No, hey, I completely agree Venture.. who knows, maybe having the Big 3 crash so hard will eventually be the best thing for Michigan when the REAL housing crash starts everywhere else. Hard to say at this point. Michigan is just fucked beyond all repair.
So long as any manufacturing has a chance at being a union shop, we won't get new plants or businesses to build up here. Unfortunately, theres not nearly enough low to medium income housing here to even support new startups.. so our housing market is perpetually trapped. Many economists have predicted that Michigan may honestly never recover from it's housing bust. At the rate downtown continues to deteriorate, and the Big 3 continue bleeding $ from their arse holes it's not due to get better any time soon. Unfortunately, Nationalk averages and wages won't allow our prices to fall fast enough to met the average income of the middle class around here.

I think in the end our problem is the same as NOVA, but we arrived at it a different way, and have a far larger hole to climb out of to get there then just lowering housing prices. Thats why I thought it was 'worse' IMHO.
 

·
Banned
Joined
·
1,359 Posts
Venturer said:
I realize that I'm getting a bit carried away with this... so rather than grousing about this, look at the trend and what everybody else is doing... and do the opposite.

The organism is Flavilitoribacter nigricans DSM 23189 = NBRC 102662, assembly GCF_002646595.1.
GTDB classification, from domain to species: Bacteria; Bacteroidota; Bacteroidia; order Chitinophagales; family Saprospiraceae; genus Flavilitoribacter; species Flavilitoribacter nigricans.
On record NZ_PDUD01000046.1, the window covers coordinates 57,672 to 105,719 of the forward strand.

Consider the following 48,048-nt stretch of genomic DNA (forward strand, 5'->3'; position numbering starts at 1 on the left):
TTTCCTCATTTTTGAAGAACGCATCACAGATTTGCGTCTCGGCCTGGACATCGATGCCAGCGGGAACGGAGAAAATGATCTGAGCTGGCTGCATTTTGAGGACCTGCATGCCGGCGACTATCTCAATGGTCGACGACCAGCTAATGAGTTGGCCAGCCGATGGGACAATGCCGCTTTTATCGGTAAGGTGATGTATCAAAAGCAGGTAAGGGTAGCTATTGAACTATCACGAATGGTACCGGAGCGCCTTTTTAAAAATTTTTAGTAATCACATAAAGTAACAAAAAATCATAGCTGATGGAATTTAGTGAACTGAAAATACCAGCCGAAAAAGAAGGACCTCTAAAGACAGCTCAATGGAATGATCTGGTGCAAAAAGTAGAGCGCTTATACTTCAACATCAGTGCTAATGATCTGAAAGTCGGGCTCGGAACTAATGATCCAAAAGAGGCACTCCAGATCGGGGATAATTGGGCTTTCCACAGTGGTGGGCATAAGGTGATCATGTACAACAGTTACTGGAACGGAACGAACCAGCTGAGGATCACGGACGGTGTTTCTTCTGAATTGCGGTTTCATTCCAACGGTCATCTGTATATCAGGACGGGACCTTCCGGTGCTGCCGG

Everybody wants the american dream, a McMansion, 2 kids, and a dog. Now that the american dream is getting expensive, try going the other way.

That's what I'm gonna do... go against the trend. Save as much as possible, become a cheapskate, piss off some golddiggers, and see what happens :D
Agreed, although I've never been -that type- . The wife and I live very modestly, but it's still hard to make ends meet some times. I said in another thread, I'm making very nearly what I made about 5 years ago.. only difference is today, I'm paying roughly 100% more for gas and food.

We just got a old pop-up camper from a family friend... The wife jokes that now it doesn't matter what happens, we always have a home. I swear sometimes I'd rather live out of that camper than in a house and have to deal with all that crap again.
 

·
Registered
'99 2.5 RS Rally Blue Pearl
Joined
·
937 Posts
yay for nova...wait...

2 houses on my street went for over $1 million each. ground level garage (2-3 cars), and the rest of the house is strait up, 2-3 stories (i hope that made sense)

housing is so expensive...
 

·
Zantrex-3 YES!
Joined
·
15,331 Posts
Land is what is expensive and scarce located near the central business districts; this is why some opt to build up. If you want less expensive land then move away from high density areas. You will have to deal with long commute times so depending upon how you value your own time along with gas expenditures it may or may not be worth it.
 
1 - 13 of 13 Posts
Top